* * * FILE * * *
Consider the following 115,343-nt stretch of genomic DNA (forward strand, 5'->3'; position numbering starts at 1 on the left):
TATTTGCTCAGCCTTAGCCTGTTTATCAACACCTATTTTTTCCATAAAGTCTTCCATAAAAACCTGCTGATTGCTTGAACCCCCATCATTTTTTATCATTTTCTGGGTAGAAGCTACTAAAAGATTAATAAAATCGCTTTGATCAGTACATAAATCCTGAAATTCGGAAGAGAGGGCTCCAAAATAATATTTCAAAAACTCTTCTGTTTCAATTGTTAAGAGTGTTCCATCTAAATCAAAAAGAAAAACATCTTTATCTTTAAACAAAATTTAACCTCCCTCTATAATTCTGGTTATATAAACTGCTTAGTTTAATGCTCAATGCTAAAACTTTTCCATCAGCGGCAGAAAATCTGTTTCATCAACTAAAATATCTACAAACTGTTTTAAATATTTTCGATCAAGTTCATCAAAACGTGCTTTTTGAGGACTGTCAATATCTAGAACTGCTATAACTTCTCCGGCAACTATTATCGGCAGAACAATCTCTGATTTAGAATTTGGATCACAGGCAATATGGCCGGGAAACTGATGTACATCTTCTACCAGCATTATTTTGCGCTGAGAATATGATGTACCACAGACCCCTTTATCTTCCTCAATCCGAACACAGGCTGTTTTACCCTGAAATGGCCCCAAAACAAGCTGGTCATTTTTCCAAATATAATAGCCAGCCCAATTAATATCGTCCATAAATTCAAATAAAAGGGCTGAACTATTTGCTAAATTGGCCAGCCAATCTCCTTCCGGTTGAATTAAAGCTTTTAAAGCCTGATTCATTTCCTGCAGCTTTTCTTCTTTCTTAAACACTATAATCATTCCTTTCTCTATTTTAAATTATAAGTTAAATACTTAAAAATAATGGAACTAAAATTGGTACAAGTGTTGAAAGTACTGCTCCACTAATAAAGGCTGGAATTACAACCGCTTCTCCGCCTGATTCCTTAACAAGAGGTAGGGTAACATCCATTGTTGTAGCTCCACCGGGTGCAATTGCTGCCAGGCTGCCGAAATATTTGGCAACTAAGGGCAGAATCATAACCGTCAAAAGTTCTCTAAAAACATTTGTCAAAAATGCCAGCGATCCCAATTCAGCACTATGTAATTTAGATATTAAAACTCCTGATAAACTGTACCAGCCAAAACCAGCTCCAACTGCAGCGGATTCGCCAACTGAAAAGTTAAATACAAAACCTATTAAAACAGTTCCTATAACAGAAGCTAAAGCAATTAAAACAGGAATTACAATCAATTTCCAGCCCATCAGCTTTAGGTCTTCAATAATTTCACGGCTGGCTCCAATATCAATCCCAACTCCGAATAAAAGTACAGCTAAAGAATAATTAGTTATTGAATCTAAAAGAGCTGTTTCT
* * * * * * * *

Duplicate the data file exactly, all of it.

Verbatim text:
Consider the following 115,343-nt stretch of genomic DNA (forward strand, 5'->3'; position numbering starts at 1 on the left):
TATTTGCTCAGCCTTAGCCTGTTTATCAACACCTATTTTTTCCATAAAGTCTTCCATAAAAACCTGCTGATTGCTTGAACCCCCATCATTTTTTATCATTTTCTGGGTAGAAGCTACTAAAAGATTAATAAAATCGCTTTGATCAGTACATAAATCCTGAAATTCGGAAGAGAGGGCTCCAAAATAATATTTCAAAAACTCTTCTGTTTCAATTGTTAAGAGTGTTCCATCTAAATCAAAAAGAAAAACATCTTTATCTTTAAACAAAATTTAACCTCCCTCTATAATTCTGGTTATATAAACTGCTTAGTTTAATGCTCAATGCTAAAACTTTTCCATCAGCGGCAGAAAATCTGTTTCATCAACTAAAATATCTACAAACTGTTTTAAATATTTTCGATCAAGTTCATCAAAACGTGCTTTTTGAGGACTGTCAATATCTAGAACTGCTATAACTTCTCCGGCAACTATTATCGGCAGAACAATCTCTGATTTAGAATTTGGATCACAGGCAATATGGCCGGGAAACTGATGTACATCTTCTACCAGCATTATTTTGCGCTGAGAATATGATGTACCACAGACCCCTTTATCTTCCTCAATCCGAACACAGGCTGTTTTACCCTGAAATGGCCCCAAAACAAGCTGGTCATTTTTCCAAATATAATAGCCAGCCCAATTAATATCGTCCATAAATTCAAATAAAAGGGCTGAACTATTTGCTAAATTGGCCAGCCAATCTCCTTCCGGTTGAATTAAAGCTTTTAAAGCCTGATTCATTTCCTGCAGCTTTTCTTCTTTCTTAAACACTATAATCATTCCTTTCTCTATTTTAAATTATAAGTTAAATACTTAAAAATAATGGAACTAAAATTGGTACAAGTGTTGAAAGTACTGCTCCACTAATAAAGGCTGGAATTACAACCGCTTCTCCGCCTGATTCCTTAACAAGAGGTAGGGTAACATCCATTGTTGTAGCTCCACCGGGTGCAATTGCTGCCAGGCTGCCGAAATATTTGGCAACTAAGGGCAGAATCATAACCGTCAAAAGTTCTCTAAAAACATTTGTCAAAAATGCCAGCGATCCCAATTCAGCACTATGTAATTTAGATATTAAAACTCCTGATAAACTGTACCAGCCAAAACCAGCTCCAACTGCAGCGGATTCGCCAACTGAAAAGTTAAATACAAAACCTATTAAAACAGTTCCTATAACAGAAGCTAAAGCAATTAAAACAGGAATTACAATCAATTTCCAGCCCATCAGCTTTAGGTCTTCAATAATTTCACGGCTGGCTCCAATATCAATCCCAACTCCGAATAAAAGTACAGCTAAAGAATAATTAGTTATTGAATCTAAAAGAGCTGTTTCT